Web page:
Federal laws classify marijuana as a Schedule I drug having no value and do not recognize its use for any purposes.
Thirteen states in the United States have legalized the use of marijuana for medical purposes, and 15 states have pending legislation favoring its medical use.
States that permit medical marijuana are: Alaska, California, Colorado, Hawaii, Maine, Michigan, Montana, Nevada, New Mexico, Oregon, Rhode Island, Vermont and Washington.
Although some states have legalized the medical use of marihuana, the federal government can still ban possession of the drug in states.
For patients with cancer, marijuana may be helpful in controlling pain and chemotherapy-induced nausea and vomiting. Cannabis has been used in health care for millennia, and its use has been well documented, albeit never definitively integrated into clinical practice.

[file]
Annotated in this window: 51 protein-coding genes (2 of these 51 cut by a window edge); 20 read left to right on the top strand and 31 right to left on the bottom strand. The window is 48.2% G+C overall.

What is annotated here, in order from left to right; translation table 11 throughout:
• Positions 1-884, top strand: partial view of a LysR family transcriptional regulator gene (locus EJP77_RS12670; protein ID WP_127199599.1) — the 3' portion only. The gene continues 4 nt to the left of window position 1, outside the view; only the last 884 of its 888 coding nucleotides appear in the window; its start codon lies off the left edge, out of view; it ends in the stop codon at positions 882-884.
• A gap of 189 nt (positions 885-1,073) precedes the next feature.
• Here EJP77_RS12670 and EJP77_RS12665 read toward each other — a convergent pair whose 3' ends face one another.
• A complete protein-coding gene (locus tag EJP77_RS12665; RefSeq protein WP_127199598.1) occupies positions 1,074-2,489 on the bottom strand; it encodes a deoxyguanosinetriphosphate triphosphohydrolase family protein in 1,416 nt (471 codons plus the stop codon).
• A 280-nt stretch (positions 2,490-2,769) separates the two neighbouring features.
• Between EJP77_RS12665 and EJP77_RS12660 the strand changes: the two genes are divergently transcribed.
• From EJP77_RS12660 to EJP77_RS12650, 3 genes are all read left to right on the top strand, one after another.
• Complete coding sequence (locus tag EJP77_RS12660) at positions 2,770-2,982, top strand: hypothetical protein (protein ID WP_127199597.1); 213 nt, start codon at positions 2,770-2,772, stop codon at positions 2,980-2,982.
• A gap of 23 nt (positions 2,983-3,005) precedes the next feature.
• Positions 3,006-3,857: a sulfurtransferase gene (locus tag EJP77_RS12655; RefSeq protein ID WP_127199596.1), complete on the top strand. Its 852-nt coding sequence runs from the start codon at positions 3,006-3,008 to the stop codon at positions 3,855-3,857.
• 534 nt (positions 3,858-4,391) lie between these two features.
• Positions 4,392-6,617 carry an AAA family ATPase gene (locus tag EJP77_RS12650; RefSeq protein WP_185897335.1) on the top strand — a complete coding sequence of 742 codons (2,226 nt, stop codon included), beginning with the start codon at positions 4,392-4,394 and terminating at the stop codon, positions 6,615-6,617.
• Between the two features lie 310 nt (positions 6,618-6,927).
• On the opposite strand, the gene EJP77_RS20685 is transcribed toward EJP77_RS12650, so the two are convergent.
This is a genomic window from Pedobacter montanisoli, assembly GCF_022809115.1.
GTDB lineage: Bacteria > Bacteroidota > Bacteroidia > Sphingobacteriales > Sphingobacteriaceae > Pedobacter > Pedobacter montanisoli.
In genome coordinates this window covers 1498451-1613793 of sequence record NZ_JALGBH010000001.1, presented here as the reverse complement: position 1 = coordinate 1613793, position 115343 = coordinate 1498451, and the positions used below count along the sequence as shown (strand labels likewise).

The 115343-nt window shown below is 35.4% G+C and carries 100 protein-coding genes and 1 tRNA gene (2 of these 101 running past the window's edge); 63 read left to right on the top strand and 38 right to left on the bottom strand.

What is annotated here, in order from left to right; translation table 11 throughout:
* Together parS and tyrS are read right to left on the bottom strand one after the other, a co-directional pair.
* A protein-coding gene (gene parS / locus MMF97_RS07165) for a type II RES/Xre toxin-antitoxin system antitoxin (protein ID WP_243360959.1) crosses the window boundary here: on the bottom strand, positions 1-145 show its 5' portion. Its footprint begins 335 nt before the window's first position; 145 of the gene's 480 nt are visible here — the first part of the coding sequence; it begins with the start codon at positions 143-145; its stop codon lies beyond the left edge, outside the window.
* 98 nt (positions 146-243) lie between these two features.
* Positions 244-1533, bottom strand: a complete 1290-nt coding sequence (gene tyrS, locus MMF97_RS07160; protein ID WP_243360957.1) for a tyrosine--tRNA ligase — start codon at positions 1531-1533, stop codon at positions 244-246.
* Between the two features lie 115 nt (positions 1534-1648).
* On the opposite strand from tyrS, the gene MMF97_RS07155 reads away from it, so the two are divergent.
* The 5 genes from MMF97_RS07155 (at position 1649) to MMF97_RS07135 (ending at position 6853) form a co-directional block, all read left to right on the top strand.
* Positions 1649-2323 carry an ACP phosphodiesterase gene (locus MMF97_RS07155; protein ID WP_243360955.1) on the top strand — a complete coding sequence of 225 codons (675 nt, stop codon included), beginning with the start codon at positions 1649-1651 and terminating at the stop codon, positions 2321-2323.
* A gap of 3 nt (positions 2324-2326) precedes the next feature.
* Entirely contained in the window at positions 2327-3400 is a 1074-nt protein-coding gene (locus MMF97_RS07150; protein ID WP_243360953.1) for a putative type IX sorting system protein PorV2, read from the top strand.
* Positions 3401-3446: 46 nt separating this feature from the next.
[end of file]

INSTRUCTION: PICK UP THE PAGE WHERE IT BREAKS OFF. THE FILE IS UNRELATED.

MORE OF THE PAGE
Furthermore, it may have efficacy as an appetite stimulant. Recent societal changes and the increasing acceptance and availability of cannabis have reignited the medical and public debate around its role in...While federal law does not overturn state laws legalizing medical marihuana use, those who try to use marijuana as a medical treatment risk legal action by the U. Drug Enforcement Administration or other federal agencies.For patients with cancer, marijuana may be valuable in controlling pain and chemotherapy-induced nausea and vomiting.Marijuana is, however, potentially detrimental to mental health (schizophrenia, social anxiety disorders, depression) as well as prenatal, perinatal, and neonatal care. Marijuana and the Opioid Crisis Cannabis may be helpful in the socially devasting opioid crisis. The statistics are frightening: In 2017, more than 64,000 Americans died of a drug overdose. Cohen R: Would legalizing medical marijuana help curb the opioid epidemic? There are many other chemicals within this family and subgroups as well, but I will focus on the common drug effects of these familiar chemicals.Common effects of tetrahydrocannabinol are euphoria and relaxation, sleep and drowsiness, appetite stimulant, pain relief, antiemetic, and muscle relaxant. government classified cannabis as a Schedule 1 drug: a dangerous substance with no medical value.Medical marijuana is available to millions of Americans who live in states where adult use is legal. In 1973, when President Richard Nixon declared a war on drugs and expanded the U. Food and Drug Administration (FDA), the marijuana plant was classified as a schedule I drug among far more dangerous drugs (ie, heroin and LSD).This is despite the fact that the drug has not received U. Schedule I drugs are those having no currently accepted medical use in the United States, a lack of accepted safety for use under medical supervision, and a high potential for abuse.Receptors have also been found to impact metabolism, movement, temperature, learning, inflammation, neural development, neuroprotection, cardiovascular function, digestion, and reproduction.Thus, it is understandable why many research and clinical scientists are eager to have the federal classification of marijuana as a schedule I drug be removed so a thorough understanding of the substance could be achieved through research.